The price of nickel has fallen to $18,595 per tonne on surplus and the increased use of nickel-pig-iron in China. Analysts, however, are optimistic that low prices will encourage China’s nickel consumption and lead to a stabilized 2012 nickel market.
By Michael Montgomery—Exclusive to Nickel Investing News
Lower prices favor nickel consumption
In China, the use of nickel pig-iron as a substitute for pure nickel in the production of stainless steel may be limited not only by the lower price of nickel, but by the rising cost of producing NPI domestically. The average cost to produce NPI ranges from $17,000-18,000 per tonne. As nickel prices are currently around the cost of NPI production it makes little sense to continue using the inferior product.
“Baosteel Group Corp., China’s biggest publicly traded steelmaker, said it may start buying more refined nickel this month because pig iron has become too expensive,” reported Michelle Yun, for Bloomberg.
Citing losses due to increased purchases of refined nickel, production of NPI has been cut in some Chinese provinces including Inner Mongolia and Shandong. While the projected surplus forecasted for 2012 will more than likely remain its impact may be negated by Chinese steel mills.
Nickel market to come into balance
Dmitry Kuznetsov, Chief Analyst for Norilsk Nickel stated at a recent Ferro-alloys Conference that he expects the market to stabilize in 2012. Around ten percent of nickel producers are not making a profit at current prices, which could force many of them to halt production. This may limit the impact of the large surplus that has been projected for 2012.
Analysts for Bank of America-Merrill Lynch projected a surplus of upwards of 60,000 tonnes in 2012. However, with the low prices minimizing the impact of NPI and forcing some high cost producers to halt production, the surplus may not be as large as originally thought.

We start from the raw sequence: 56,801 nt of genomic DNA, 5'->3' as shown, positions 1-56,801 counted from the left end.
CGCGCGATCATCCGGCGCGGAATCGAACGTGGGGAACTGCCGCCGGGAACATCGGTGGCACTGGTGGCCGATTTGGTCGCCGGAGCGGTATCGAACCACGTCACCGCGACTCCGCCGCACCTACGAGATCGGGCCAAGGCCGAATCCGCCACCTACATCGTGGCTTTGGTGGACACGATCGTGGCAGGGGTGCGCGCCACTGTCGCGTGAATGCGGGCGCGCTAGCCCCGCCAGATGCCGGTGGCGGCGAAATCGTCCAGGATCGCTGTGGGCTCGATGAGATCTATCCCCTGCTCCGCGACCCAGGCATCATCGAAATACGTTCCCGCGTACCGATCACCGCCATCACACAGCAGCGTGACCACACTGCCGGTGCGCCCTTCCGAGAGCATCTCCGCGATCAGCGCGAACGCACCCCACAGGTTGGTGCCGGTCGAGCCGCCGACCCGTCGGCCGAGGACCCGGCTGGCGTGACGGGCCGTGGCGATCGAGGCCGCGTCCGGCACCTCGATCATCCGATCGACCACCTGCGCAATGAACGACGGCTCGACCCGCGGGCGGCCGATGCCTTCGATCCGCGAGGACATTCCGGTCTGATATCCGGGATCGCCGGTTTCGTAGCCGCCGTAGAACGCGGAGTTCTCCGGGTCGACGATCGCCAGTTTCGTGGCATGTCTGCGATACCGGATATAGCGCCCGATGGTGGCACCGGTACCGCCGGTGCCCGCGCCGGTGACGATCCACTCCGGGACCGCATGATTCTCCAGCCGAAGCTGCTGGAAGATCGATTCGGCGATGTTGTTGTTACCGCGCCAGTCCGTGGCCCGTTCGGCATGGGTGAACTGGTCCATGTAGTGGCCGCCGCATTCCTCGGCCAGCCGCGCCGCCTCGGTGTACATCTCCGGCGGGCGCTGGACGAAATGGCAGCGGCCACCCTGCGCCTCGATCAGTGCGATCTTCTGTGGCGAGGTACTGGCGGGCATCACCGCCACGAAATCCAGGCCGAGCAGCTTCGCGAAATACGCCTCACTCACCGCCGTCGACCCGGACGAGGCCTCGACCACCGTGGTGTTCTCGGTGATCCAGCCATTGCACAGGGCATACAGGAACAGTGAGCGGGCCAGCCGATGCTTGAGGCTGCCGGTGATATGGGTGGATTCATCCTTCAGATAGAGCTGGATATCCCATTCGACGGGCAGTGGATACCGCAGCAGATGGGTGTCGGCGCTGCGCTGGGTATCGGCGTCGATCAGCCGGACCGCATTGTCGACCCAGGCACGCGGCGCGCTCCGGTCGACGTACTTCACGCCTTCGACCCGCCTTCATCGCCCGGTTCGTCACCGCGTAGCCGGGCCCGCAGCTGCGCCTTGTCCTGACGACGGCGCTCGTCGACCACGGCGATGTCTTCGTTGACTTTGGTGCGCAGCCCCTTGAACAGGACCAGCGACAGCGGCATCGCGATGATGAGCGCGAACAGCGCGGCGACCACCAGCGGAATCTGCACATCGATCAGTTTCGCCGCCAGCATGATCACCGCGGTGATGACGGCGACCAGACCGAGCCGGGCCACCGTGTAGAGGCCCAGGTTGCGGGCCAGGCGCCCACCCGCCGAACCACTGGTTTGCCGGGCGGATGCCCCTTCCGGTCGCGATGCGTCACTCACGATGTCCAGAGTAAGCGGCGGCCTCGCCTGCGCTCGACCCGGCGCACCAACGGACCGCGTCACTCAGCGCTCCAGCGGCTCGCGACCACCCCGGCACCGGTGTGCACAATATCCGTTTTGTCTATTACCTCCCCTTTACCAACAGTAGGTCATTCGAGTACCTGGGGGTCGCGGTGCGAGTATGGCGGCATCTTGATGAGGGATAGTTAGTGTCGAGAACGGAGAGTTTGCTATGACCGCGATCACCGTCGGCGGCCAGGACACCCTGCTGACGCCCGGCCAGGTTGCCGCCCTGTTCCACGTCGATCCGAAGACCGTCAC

As a result of the structural changes many analysts have upgraded their outlook for nickel in 2012. Bloomberg compiled a forecast from 20 nickel analysts in which the average prediction for 2012 totaled $22,937 per tonne, rising to $23,380 in 2013 and upwards of $24,000 in 2014. Credit Suisse AG has also raised its forecast by 5 percent for 2012, and 18 percent for 2013.
Russian Nickel mining giant Norilsk, the world’s largest producer of nickel has no plans to slow down production because of weak prices. The company is currently spending approximately $35 billion through 2025 for projects to raise nickel output by up to 68 percent.
“In accordance with the approved document, by this time (2025) Norilsk Nickel should be among the top five mining and metallurgy companies in the world in terms of market capitalization,” Norilsk said in a statement .
The company is also looking outside of Russia for a couple of new projects including a nickel and cobalt project in Sulawesi, Indonesia as well as deposits in Argentina, and Cuba. They will also study three copper projects in Peru and a nickel project in Botswana.
Australian mining firm Kagara Ltd. (ASX:KZL) is looking to sell off its nickel assets in Western Australia. The company is better known for its copper and zinc mines, is trying to sell its ‘Lounge Lizard’ deposit.
“Kagara and its adviser Goldman Sachs & Partners Australia have commenced discussions with potential purchasers of Kagara’s nickel assets,” Kagara Ltd. said in a statement. Kagara expects to finalize the sale process during the first quarter of 2012.
Canadian nickel miner, Royal Nickel Corp. (TSX:RNX), announced that it expects to begin production on its Dumont site in Quebec by the end of 2015, following the publication of a pre-feasibility study. The company projects contained nickel production at 96 million lbs over the mines 19 year life span, and 59 million lbs for the following 12 years by processing lower grade ore. The capital costs of the project at $1.1 billion. Once in full production the company hopes to be one of the top five nickel producers in the world.
I, Michael Montgomery, hold no positions in any company mention in this article.